2.6 Procedural guarantees. According to Article 37(1)-(7) of the Aliens Act, a non-citizen deprived of liberty under Article 36 must be notified in writing about their detention and be brought before a court within three days in order for the court to rule on the lawfulness of their detention and its continuance. The individual must also be assigned legal counsel (Article 37(2)). According to government sources, detainees are always informed of the reason for their detention in a language they can understand.[21]

According to Article 37(3) of the Aliens Act, the decision order can be appealed in accordance with the provisions of Chapter 37 of the Code of Civil Procedure (Retsplejeloven). A decision from the District Court (Byretten) can be appealed to the High Court (either Østre Landsret or Vestre Landsret).

Following his 2009 visit to Denmark, the UN Special Rapporteur on Torture welcomed the fact that a mandatory habeas corpus procedure existed and that free legal aid was provided to all migrants in detention. However, the Special Rapporteur noted that according to information received during his visit, in the preceding five years, the court had approved the prolongation of detention periods, as requested by the police, on all but two occasions. Furthermore the Special Rapporteur was also informed that during that same period, approximately 50 percent of detainees at the Ellebaek centre accepted an automatic prolongation of their detention by signing a document to that effect in advance. The Rapporteur found that the de facto procedure of legally challenging deprivation of liberty under article 37 of the Aliens Act was not sufficiently effective.[22]

Since the November 2015 amendment to the Aliens Act, the Minister of Immigration and Integration may, during periods of high numbers of arrivals, declare “special circumstances” which allow for the temporary suspension of some of the safeguards normally governing detention. For instance, court hearings no longer have to take place within 72 hours of arrest, but “as soon as possible” and only at the request of the applicant. In this context, courts need only assess the legality of the detention, and do not rule on the duration of its possible extension. Following a decision on the legality of detention in a particular case, there is no right for a second review within four weeks (Article 37(k)).[23] Article 37(k) has never been used. The provisions from the November 2015 amendments are currently under review by the Danish Parliament.[24]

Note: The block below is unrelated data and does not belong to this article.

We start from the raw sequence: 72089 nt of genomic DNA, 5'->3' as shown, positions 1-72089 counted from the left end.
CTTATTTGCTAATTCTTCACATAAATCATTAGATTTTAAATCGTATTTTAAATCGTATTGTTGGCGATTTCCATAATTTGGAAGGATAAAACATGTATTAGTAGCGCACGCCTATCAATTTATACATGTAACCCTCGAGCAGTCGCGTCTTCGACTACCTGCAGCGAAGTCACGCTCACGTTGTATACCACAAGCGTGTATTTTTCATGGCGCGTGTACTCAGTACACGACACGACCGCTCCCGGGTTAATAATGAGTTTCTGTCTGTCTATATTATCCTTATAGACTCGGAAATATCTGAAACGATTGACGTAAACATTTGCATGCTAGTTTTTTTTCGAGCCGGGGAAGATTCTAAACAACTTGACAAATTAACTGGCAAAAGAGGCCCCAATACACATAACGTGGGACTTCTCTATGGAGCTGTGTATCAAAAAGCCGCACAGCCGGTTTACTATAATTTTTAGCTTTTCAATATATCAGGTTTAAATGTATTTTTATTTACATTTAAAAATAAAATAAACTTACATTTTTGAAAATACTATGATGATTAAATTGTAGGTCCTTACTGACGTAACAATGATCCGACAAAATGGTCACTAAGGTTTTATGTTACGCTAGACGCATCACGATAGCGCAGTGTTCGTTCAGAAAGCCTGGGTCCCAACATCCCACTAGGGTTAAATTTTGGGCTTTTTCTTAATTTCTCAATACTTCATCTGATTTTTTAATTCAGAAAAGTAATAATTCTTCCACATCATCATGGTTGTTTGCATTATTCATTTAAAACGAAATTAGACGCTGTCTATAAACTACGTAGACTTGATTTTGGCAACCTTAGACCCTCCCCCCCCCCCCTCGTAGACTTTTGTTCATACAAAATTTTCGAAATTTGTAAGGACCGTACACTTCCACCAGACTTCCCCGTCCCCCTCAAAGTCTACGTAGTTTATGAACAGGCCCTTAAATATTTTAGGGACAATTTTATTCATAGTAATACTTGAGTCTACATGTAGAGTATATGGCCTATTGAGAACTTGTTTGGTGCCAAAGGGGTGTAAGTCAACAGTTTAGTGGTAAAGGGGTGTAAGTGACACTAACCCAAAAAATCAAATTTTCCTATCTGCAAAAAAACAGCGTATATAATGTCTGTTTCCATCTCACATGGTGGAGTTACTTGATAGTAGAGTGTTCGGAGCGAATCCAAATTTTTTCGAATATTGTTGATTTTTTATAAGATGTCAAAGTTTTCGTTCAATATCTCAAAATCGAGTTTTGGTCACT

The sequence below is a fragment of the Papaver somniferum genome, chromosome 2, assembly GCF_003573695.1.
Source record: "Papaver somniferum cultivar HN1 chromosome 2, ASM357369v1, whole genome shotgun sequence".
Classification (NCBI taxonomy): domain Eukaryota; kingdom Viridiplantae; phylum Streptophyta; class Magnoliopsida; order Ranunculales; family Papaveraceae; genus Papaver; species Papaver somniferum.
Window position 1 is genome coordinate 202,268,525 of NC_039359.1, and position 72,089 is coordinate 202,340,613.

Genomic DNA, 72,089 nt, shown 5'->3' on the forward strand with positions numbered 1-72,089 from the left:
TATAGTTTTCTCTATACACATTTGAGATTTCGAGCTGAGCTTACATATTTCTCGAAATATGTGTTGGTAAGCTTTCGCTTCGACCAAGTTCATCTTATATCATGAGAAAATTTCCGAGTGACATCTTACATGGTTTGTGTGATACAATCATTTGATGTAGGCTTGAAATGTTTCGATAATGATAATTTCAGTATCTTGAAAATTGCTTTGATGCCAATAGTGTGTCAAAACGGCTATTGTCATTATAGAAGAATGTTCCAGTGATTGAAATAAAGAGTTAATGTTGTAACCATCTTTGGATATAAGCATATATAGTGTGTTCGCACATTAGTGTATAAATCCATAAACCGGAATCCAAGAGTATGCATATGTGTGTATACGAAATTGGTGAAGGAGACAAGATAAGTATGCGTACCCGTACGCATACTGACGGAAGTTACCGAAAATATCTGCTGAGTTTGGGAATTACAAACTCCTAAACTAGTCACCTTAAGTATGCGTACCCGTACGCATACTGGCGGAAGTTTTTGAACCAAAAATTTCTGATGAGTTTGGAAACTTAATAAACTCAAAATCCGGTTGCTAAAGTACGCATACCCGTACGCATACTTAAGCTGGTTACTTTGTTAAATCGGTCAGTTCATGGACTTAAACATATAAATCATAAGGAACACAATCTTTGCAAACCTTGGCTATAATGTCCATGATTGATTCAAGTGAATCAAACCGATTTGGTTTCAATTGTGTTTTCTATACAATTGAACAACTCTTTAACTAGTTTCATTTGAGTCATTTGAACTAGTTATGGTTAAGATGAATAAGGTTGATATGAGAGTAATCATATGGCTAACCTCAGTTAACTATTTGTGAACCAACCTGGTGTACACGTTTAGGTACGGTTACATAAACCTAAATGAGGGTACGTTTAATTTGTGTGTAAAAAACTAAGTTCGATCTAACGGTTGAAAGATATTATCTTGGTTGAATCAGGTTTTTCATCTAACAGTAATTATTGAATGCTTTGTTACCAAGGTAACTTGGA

The UN High Commissioner for Refugees (UNHCR) expressed concern regarding the postponement of judicial reviews of detention, as well as the decision for reviews to be dependent on detainees specifically requesting them. As the UN Refugee Agency noted, “Such a situation could also lead to arbitrariness, in that during times of high influx, decisions might be taken in haste, and the need for an automatic review of the legality of detention by an independent court of law be more important than ever.”[25]

In 2016, the UN Human Rights Committee urged Denmark to repeal the November 2015 amendment introduced to the Aliens Act in order to ensure that, in all cases, detained migrants have full access to fundamental legal safeguards—in particular, to a judicial review of the legality of their detention.[26]

2.7 Detaining authorities and institutions. The Danish Immigration Service—which is under the authority of the Ministry of Immigration, Integration, and Housing—is the agency responsible for implementing immigration and asylum policies, including asylum procedures, family reunification, and visas.

The Danish Prison and Probation Service, which is responsible for managing Denmark's penal establishments, runs Ellebaek Detention Centre as well as prisons detaining non-citizens for immigration status related reasons, such as the Aabenraa Prison. Departure centres (Sjaelsmark and Kærshovedgård) are managed by the Immigration Service, but the Prison and Probation Service provides personnel (for more details on facilities, see “Detention Infrastructure” below).[27]

2.8 Non-custodial measures. Article 36 of the Aliens Act provides a general ground justifying detention, according to which non-citizens may be detained if non-custodial measures are deemed insufficient to ensure the enforcement of a refusal of entry, expulsion, transfer, or retransfer of non-citizen (Article 36(1)). The Aliens Act provides a number of non-custodial “alternatives to detention,” including: confiscation of passports; bail payment; residence at “an address determined by the police;” and reporting to the police at specified times. If the individual fails to abide by these measures, they can be forced to wear an electronic monitoring device (Article 34). In 2014, the European Commission reported that out of these measures, only residence restrictions, confiscation of passports, and reporting were employed in practice.[28]

In 2016, the Human Rights Committee urged Denmark to ensure that the detention of migrants and asylum seekers is reasonable, necessary, and proportionate in relation to the circumstances. This is in accordance with the committee’s general comment No. 35 (2014) on liberty and security of person, and that in practice, alternatives to detention are found.[29]

2.9 Regulation of detention conditions. The Aliens Act does not clearly designate places where migrants are to be detained. Instead, it merely provides that immigration detention should be enforced in “special facilities.” If that is not possible, immigration detainees must be kept separately from ordinary prisoners. Children, meanwhile, may not be detained in prisons (Article 37(10)). Article 37 stipulates that immigration detainees shall not be subject to limitations to their liberty, other than those required by the purpose of their detention and the maintenance of order and security at the place where they are detained.